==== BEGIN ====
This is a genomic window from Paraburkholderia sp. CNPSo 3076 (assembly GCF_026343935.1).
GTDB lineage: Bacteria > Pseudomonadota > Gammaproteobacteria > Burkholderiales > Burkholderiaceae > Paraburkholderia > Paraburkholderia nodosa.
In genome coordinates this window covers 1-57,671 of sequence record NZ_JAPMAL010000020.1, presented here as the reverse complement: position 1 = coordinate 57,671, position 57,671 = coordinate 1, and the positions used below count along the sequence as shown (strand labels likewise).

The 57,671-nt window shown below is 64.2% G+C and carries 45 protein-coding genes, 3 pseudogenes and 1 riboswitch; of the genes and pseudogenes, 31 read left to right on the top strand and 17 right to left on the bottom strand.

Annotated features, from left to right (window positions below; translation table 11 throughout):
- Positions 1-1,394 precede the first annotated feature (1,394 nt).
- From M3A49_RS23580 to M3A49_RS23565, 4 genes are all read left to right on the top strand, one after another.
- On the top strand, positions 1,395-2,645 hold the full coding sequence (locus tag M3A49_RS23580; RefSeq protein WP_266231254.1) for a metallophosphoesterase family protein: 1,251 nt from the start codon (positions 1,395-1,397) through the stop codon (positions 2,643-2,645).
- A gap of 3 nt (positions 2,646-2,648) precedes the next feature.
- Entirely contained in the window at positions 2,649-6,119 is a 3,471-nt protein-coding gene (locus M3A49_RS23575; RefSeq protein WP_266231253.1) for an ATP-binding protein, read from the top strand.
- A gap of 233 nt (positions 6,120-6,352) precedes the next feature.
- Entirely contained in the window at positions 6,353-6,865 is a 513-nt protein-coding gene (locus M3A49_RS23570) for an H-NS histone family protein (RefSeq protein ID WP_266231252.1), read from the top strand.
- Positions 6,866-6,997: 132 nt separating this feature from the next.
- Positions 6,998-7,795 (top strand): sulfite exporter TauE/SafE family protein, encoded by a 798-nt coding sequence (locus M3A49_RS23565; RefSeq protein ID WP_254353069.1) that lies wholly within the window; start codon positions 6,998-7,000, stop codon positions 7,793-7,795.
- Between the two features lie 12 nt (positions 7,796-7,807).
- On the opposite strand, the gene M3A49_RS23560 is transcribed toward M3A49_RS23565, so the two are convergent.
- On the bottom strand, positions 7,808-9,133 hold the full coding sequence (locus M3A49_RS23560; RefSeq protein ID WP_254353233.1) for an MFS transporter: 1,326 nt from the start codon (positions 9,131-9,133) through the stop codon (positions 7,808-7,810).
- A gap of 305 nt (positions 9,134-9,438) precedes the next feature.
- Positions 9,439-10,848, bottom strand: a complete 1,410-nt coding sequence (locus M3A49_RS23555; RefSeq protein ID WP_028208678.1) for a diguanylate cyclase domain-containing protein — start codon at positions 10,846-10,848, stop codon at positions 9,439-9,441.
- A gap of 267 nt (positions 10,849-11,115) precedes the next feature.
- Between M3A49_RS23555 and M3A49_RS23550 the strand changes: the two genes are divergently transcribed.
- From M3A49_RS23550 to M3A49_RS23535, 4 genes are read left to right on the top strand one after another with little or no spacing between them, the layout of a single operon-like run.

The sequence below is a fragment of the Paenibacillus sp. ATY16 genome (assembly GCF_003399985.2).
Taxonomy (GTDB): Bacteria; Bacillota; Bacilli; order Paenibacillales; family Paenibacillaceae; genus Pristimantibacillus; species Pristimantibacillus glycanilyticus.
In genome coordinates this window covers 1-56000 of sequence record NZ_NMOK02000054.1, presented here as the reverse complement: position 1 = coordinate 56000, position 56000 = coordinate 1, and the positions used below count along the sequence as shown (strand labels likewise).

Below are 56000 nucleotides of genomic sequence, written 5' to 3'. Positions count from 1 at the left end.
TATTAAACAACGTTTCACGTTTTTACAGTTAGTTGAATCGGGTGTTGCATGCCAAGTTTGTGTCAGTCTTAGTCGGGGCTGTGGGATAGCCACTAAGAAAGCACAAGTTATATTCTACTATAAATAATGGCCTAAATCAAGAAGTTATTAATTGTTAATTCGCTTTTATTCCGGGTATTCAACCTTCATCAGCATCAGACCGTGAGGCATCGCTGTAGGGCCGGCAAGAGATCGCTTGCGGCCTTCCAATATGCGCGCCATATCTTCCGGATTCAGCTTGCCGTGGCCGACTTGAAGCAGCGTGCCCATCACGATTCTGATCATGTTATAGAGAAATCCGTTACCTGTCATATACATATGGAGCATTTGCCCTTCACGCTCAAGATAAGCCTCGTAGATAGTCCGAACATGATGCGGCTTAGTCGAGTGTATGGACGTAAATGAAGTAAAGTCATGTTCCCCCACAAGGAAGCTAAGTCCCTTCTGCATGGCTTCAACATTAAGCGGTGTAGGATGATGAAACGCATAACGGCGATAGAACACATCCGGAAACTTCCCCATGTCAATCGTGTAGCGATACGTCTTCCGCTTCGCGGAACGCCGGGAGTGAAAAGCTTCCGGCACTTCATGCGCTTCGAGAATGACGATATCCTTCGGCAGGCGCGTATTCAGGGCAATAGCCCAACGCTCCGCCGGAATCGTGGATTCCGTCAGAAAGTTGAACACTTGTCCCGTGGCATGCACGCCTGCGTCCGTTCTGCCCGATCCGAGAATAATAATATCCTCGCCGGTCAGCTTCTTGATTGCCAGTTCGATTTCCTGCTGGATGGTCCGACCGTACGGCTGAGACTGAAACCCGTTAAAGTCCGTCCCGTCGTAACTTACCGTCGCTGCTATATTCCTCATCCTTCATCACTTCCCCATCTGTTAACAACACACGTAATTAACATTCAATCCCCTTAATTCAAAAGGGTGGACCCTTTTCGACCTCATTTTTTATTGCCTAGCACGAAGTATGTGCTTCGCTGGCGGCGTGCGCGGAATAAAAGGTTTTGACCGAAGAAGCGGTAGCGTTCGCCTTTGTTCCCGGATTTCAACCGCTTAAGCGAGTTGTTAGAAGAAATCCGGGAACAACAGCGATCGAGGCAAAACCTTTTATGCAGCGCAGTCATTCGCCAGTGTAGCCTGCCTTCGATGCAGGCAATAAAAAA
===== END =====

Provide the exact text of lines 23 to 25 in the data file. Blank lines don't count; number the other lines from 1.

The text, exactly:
The sequence below is a fragment of the Paenibacillus sp. ATY16 genome (assembly GCF_003399985.2).
Taxonomy (GTDB): Bacteria; Bacillota; Bacilli; order Paenibacillales; family Paenibacillaceae; genus Pristimantibacillus; species Pristimantibacillus glycanilyticus.
In genome coordinates this window covers 1-56000 of sequence record NZ_NMOK02000054.1, presented here as the reverse complement: position 1 = coordinate 56000, position 56000 = coordinate 1, and the positions used below count along the sequence as shown (strand labels likewise).